March 19, 2019

Piper Brook

Illustration by George Danby

Illustration by George Danby

• By John F. Chisholm •

Geology defines this farm.  I’ve grown so familiar with the lay of the land that it’s easy to overlook the reasons for its moods, shapes and uses.  Piper Brook, in particular, changes course, character and grade, directly reflecting the underlying conditions.

At first, the brook struggles north, crossing our southern boundary, tumbling, falling, zigzagging across the hard, erosion-resistant quartzite members of the Vassalboro Formation.  The surrounding land is wooded and uneven, the soils thin and impossible to till.  Huge pine trees struggle for grip, roots twisting between the layers of foliation.  Star moss and spruce needles carpet the ground.  Hemlock and silver maples battle for sunlight.

In the spring, trout fan their eggs in the shallow, gravel-floored rills between the rock spines crossing the channel.  The watershed is a bit over one square mile at this point.

Immediately downstream there’s a confluence with a smaller brook.  This joins from the west, following perfectly the contact between the quartzite and the friable phyllite underlying our fields.  The topography slopes upward to the north.  The overburden thickens.  The bedrock surface falls away beneath it.
The combined brook slows and heads east.  The water deepens.  The bottom changes from gravel to silt.  The brook meanders a bit but remains reasonably direct.  Alders, pussy willow and balsam poplar forest the banks.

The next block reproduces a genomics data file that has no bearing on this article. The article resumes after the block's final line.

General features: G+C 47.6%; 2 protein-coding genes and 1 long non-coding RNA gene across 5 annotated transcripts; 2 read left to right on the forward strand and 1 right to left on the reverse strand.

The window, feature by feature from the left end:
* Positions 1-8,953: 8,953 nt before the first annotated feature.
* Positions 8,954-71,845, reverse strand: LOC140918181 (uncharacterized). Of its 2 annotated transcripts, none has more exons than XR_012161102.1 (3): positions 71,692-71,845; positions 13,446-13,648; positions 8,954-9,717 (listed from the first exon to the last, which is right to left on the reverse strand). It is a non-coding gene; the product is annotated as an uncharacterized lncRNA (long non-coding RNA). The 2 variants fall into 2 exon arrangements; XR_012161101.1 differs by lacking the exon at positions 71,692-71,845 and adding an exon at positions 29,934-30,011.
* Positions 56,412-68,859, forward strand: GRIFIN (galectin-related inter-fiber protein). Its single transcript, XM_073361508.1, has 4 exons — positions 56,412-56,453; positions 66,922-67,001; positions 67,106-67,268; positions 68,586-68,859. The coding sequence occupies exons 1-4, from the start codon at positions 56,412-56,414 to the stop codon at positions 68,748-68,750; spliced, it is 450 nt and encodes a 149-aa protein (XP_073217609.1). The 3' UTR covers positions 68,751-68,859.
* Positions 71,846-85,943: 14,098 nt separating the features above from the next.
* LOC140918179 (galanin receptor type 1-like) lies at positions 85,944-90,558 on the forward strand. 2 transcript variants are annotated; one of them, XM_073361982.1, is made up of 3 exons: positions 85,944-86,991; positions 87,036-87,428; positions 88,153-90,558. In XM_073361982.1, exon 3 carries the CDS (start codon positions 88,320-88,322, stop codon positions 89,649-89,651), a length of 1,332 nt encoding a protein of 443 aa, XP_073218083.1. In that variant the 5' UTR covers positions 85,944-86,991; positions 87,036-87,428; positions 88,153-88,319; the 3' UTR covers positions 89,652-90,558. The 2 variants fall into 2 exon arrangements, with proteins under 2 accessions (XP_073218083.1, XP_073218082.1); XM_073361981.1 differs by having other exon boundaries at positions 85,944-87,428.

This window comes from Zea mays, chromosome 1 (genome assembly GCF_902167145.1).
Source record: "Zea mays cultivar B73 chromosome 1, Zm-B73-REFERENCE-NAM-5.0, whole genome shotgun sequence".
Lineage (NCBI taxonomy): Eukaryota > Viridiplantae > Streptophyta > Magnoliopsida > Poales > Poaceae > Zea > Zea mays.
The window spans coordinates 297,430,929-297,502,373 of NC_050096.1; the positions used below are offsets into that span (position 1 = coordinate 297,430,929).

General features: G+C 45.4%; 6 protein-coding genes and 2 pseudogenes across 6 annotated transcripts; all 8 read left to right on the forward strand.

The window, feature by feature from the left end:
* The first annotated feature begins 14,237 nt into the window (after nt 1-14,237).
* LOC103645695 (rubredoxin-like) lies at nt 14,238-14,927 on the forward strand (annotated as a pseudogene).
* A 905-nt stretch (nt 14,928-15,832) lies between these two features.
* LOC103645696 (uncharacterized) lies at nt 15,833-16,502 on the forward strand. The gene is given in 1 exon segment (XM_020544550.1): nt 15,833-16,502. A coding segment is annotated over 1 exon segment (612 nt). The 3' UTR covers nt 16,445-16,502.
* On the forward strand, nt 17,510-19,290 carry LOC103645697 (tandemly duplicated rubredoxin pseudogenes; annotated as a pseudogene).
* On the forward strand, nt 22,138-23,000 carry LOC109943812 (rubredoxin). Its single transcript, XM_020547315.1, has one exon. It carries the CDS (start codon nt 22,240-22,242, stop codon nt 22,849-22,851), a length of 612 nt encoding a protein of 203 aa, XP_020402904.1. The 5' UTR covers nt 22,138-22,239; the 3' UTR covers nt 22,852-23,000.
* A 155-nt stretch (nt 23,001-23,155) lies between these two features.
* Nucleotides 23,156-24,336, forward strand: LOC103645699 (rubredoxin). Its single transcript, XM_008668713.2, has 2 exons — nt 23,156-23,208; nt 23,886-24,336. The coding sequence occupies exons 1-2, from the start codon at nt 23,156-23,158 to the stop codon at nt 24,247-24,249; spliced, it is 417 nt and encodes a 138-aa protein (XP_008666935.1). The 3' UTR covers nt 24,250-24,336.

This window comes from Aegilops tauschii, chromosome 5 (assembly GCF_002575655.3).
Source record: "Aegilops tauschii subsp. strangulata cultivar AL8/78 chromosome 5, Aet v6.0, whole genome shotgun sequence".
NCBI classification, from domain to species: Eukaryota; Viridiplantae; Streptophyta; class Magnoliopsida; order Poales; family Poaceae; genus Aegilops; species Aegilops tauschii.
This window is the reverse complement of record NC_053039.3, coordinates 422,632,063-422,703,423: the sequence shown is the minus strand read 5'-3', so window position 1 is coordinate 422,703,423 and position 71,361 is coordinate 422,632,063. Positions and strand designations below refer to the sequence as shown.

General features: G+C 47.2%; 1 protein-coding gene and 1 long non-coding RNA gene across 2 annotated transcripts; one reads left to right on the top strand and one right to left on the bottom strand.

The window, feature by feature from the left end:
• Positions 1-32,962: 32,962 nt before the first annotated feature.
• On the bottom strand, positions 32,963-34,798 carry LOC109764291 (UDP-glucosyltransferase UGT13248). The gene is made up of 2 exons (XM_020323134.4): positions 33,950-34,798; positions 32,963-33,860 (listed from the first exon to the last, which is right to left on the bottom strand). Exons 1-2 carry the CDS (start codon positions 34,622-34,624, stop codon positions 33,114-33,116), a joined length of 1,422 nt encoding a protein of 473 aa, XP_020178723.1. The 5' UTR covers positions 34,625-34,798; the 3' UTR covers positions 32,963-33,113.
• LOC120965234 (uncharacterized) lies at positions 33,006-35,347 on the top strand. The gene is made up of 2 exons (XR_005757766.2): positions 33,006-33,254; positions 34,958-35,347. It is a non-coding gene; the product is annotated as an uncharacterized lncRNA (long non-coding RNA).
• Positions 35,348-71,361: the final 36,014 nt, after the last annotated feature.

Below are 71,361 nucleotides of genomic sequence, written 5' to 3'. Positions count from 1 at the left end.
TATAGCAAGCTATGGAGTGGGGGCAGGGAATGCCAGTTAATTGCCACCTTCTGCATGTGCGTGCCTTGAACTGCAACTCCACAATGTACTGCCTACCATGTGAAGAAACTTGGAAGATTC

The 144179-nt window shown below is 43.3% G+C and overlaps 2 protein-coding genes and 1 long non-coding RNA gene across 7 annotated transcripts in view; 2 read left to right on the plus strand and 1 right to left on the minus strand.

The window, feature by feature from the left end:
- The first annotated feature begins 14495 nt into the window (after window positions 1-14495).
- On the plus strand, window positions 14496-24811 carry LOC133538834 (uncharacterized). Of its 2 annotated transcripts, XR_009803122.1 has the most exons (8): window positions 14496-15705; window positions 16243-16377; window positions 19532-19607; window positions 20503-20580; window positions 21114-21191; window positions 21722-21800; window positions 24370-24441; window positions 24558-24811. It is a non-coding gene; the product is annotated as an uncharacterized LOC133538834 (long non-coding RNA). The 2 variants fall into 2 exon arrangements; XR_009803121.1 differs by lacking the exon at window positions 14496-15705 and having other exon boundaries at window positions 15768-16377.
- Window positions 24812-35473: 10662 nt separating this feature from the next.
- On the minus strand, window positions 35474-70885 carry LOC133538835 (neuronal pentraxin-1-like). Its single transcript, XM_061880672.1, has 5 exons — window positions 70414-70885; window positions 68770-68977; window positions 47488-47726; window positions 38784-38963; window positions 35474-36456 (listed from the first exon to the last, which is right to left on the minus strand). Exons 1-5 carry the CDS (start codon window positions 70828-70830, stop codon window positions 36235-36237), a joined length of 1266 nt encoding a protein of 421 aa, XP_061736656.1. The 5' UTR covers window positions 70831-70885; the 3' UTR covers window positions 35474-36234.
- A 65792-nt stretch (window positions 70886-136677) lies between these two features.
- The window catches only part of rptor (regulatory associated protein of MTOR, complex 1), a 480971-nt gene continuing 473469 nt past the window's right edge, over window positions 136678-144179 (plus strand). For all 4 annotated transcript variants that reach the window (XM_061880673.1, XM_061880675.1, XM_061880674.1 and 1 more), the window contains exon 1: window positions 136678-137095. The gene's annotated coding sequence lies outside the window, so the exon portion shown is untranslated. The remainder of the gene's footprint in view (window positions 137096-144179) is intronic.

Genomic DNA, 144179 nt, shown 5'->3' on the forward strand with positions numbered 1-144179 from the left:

Drainage from our fields swells the volume slowly.  After a quarter mile, the brook turns southeast and slows still further.  The water deepens.  The bottom turns to peat.  Beavers dam the flow.  Large meanders weave through a tangled swamp of flooded cattail and water lilies.  Call Brook joins from the south.  The deer love the all but impenetrable growth along the banks.  Redwing blackbirds, great blue herons, wood ducks and hundreds of other species congregate, breed and raise their young.

The resulting deadwater is visible from our porch.  It’s a blue, sparkling ribbon in spring, a swaying carpet of lush green in summer, a dazzling quilt of colored leaves in the fall and a white snowmobile trail in winter.  It’s never idle but always murmuring, moving, twisting and vibrant.  But its changes are subtle, month to month.  The free-flowing freshet of May becomes the vegetation-choked backwater of July, the colorful leaf transport of September before turning into the frozen roadway of January.  Amazingly, it does it all without ever seeming to change, day to day.

Raccoons, muskrats, porcupines, pine martins and coyotes fight for space.  Flocks of wild turkeys eye the battle with disapproval from island aspen roosts.

The watershed is over five square miles by the time it leaves our eastern boundary.

Underneath it is the impermeable glacial till that makes it all possible.  It defines the character of the deadwater, delineating the drainage before the habitat-appropriate species moved in.  It loaded our fields with rocks and graded the slopes to their shallow pitch before the sandpaper of the plow smoothed them further.

I shove in the clutch on the tractor and gaze with a sense of wonder.  Looking at this farm is viewing history, alive, active, still at work and patient beyond humanity’s perspective. In a very real sense, we are geologic agents.  Realizing that we’re working parts of a process that both predates and will outlast us is humbling, yet inclusive.

I look around, staring with awe at my piece in a vast puzzle.